The Beauty of a Silent Walk

In a TikTok video that has now amassed describes taking a walk. But not just any walk: a silent one.

 For her, the 30-minute stroll was revelatory. No podcasts, no music. Just "me, myself and I."

My anxiety could never

The first two minutes as mental "mayhem" that eventually gave way to a "flow state." The brain fog lifted. Ideas started popping into the head because is necessary "giving them space to enter.

The silent walk is TikTok's latest wellness obsession, a blend of meditation and exercise that aims to improve mental health. Unlike the similarly trendy "hot girl walk," a four-mile odyssey that requires goal-setting and giving thanks, the silent walk does not involve multitasking. There is no agenda other than to set one foot in front of the other and take note of the world around you.

Walking in silence is an ancient tradition rooted in mindfulness, a form of meditation that helps people focus on the physical sensations, thoughts and emotions of the present moment, without any judgment.

The fact that the silent walk is nothing new has attracted a chorus of critics; "Gen Z thinks it just invented walking," they say.

Walking is a well-established balm for the mind and body. Research has shown that walking for as little as 10 extra minutes a day may lead to a longer life. 30-minute walk in an urban park reduced the amount of time that people dwelled on negative thoughts. Walking has also been shown to improve creativity and help fend off depression.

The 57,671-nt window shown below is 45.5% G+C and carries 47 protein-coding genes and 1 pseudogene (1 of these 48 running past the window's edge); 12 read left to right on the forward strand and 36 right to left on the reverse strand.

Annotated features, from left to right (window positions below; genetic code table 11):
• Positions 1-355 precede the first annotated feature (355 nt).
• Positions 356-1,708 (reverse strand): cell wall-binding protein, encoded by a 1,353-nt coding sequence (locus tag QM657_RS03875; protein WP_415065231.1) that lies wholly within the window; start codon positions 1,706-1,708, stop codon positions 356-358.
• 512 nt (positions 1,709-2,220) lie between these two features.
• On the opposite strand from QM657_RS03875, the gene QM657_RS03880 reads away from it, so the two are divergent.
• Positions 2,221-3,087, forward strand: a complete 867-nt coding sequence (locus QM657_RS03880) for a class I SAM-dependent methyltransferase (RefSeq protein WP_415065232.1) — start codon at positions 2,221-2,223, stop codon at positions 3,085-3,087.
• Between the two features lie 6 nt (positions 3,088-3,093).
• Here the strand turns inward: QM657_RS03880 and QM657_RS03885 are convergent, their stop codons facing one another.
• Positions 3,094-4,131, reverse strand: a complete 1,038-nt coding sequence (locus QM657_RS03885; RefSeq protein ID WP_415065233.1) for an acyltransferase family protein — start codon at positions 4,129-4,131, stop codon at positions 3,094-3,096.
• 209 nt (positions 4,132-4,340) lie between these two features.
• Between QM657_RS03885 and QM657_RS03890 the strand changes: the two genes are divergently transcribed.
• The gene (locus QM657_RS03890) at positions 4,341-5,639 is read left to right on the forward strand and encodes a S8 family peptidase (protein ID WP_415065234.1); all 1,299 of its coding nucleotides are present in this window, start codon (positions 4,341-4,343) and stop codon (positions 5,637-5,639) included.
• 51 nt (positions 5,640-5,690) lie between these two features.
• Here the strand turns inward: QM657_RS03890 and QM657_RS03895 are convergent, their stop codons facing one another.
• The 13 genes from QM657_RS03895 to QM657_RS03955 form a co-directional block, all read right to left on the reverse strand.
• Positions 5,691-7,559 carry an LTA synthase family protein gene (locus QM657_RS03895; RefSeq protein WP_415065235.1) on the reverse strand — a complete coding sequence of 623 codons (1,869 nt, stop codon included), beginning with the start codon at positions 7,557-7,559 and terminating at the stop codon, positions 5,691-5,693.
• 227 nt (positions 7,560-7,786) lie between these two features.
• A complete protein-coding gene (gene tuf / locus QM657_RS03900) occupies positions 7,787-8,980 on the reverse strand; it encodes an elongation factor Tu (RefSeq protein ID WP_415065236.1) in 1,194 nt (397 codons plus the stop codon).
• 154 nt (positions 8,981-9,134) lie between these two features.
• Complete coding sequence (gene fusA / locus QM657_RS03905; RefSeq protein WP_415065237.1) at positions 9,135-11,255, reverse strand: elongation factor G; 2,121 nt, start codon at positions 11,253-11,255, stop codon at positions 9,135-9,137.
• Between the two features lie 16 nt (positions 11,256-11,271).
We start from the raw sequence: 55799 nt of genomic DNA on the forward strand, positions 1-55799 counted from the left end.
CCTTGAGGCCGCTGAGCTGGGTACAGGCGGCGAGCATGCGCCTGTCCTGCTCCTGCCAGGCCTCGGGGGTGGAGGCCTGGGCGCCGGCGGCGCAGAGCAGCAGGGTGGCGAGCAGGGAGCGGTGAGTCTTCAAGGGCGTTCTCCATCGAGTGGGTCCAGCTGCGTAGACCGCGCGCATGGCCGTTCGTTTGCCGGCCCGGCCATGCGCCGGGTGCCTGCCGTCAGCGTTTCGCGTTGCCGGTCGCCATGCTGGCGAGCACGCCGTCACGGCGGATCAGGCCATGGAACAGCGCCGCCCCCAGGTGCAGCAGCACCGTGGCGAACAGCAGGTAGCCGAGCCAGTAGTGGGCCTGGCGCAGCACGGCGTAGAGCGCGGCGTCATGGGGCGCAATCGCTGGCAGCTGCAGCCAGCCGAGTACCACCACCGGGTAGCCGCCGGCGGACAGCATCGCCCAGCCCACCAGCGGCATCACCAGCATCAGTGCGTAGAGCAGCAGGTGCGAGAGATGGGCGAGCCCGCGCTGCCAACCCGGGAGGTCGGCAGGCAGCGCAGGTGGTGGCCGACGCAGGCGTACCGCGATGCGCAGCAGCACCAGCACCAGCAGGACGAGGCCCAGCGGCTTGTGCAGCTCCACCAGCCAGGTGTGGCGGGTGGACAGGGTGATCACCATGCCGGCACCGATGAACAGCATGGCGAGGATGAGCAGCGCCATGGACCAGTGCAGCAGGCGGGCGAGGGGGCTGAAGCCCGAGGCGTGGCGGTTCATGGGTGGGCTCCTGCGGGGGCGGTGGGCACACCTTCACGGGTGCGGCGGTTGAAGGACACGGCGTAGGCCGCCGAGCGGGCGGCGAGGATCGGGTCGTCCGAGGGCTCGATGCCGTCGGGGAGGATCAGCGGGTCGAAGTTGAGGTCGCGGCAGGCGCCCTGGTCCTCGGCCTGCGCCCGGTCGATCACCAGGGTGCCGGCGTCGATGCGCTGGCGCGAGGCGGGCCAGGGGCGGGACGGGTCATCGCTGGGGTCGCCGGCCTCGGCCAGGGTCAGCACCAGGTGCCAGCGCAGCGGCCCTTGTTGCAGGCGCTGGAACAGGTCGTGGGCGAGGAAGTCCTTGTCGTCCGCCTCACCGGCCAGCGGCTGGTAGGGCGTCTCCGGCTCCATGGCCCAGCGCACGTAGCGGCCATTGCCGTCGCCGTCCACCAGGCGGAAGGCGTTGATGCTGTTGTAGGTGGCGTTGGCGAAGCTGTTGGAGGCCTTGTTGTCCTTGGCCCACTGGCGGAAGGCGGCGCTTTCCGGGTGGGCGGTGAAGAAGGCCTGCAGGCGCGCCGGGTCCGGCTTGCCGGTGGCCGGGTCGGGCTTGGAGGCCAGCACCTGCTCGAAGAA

"Most people seem to prefer to be doing something rather than nothing, even if that something is negative," the study authors wrote.

Walking, however, can make it more pleasant to spend time with ourselves, experts say.

If the idea of daydreaming seems luxurious, it may be because our attention spans have shriveled over the last two decades.

We now spend an average of about 47 seconds on a piece of screen content before switching to another piece of content.

But a silent walk can help replenish our "tank" so that we have a greater reserve of mental energy, she added. In other words, disconnecting for a while can actually help us perform better.

When we're walking, and that we think about an emotional goal for the day, not just a list of tasks.

For example, if your goal is to feel calm, you can write that on a Post-it note and refer back to it when thinking about how you'll spend your fleeting free time that day.

"So many of us feel like we're always behind and running to catch up," This can lead to a state of being "so distracted that we aren't present at all."

But in a future-oriented society we need opportunities to be satisfied with the here and now. There is great beauty and aliveness in the world outside of whatever it is we're doing on our devices.